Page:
an interview with daniel bachman
Updated: Feb 28
"Bachman might be one of America’s true wunderkinds. Furiously prolific, he’s managed to churn out eleven albums since he began touring at 17. His mastery of American Primitive, an instrumental genre invented by the guitarist John Fahey, became apparent on his 2012 album Seven Pines. American Primitive doesn’t quite sound like anything else – maybe blues guitar played like a banjo. Bachman’s previous albums carry glowing reviews from Rolling Stone and NPR. Jesus I’m A Sinner and Orange Co. Serenade serve well as an introduction." Staff writer Sam Gee interviews Bachman for HS-- RECOMMENDED READING: our article on his newest album, The Morning Star.
HALOSCOPE: I noticed that you have a lot of photography on your website. You’ve mentioned you did the painting for The Morning Star’s album cover, and I saw a picture on your Facebook feed of you making a carving. Are you still doing any of that art? How does it influence your music?
Daniel Bachman: Yeah, I do that stuff all the time. I don’t really show anything. I sometimes incorporate my art into the musical outlet I have, but I’ve never really had an “art show” or anything. I’ve really been getting into wood carving. I’ve got a couple cameras in my car for when I travel. I try to be better about documenting some of the weirder stuff I’m around, because for a long time, I didn’t, and I was like dammit! There’s so much! Now I’m trying to really be diligent with all that stuff.
HS: What kind of weird stuff do you see?
DB: Just – I mean – there’s so much stuff. There’s so much stuff in North Carolina too, but I’m focused on the stuff in Virginia – folk art, small museums. Friends of mine who are artists or historians take me places. I’m really interested in folklore studies and history, and I’m trying to get into using a little bit more of a creative lens to tell some of the stories I’m learning about. Like using photography and art to tell those things.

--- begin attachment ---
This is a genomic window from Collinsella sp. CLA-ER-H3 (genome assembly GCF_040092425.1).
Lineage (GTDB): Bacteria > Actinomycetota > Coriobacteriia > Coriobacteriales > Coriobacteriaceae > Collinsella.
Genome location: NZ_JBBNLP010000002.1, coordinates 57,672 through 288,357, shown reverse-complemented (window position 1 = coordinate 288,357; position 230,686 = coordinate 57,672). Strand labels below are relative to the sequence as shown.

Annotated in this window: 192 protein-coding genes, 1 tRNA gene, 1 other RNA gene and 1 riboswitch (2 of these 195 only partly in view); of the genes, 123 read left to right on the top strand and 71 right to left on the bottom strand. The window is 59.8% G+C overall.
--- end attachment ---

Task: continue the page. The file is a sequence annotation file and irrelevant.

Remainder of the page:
HS: Correct me if I’m wrong, but I think you’re involved in an ongoing folklore project at UVA. How’s that going? What’s that like?
DB: Oh man, it is cool. I’m working on it with my girlfriend – she’s a musicologist who’s getting her PhD at UVA – and we’re working on this large archive of some of the earliest field recordings from the US. They’re mainly what we’d consider early country music, mostly ballads. We’ve got like a thousand tunes. It’s pretty immense. I’ve been working on it for two years, and it’s probably going to take at least another two.
HS: Oh my God. That’s a four-year deep hole.
DB: It really is. I never did the “college thing,” but this is like my master’s thesis or dissertation. That’s what it feels like, at least.
HS: It’s like your folklore education.
DB: It kind of is, yeah. It’s led to a number of different related things. I couldn’t have asked for anything better.
HS: Are you making any new music right now? If so, will this folklore work influence any new tunes?
DB: Yeah, it will, funny enough. I’m trying to stay away from literally interpreting other people’s tunes. I played that song tonight, but that was just "Amazing Grace." Everyone plays "Amazing Grace." In the archive at UVA, we have this tune called "Some of These Days." It’s about eating fried chicken with the angels. It’s about eating all sorts of food with the angels – green beans, fried chicken, mashed potatoes. The version it’s most similar to is a Carter Family tune called "River of Jordan." That’s the melody. We’re putting together a string band with my sister, her boyfriend, and her friends. I’m just working on stuff all the time, regardless of whether I’m putting it out or not.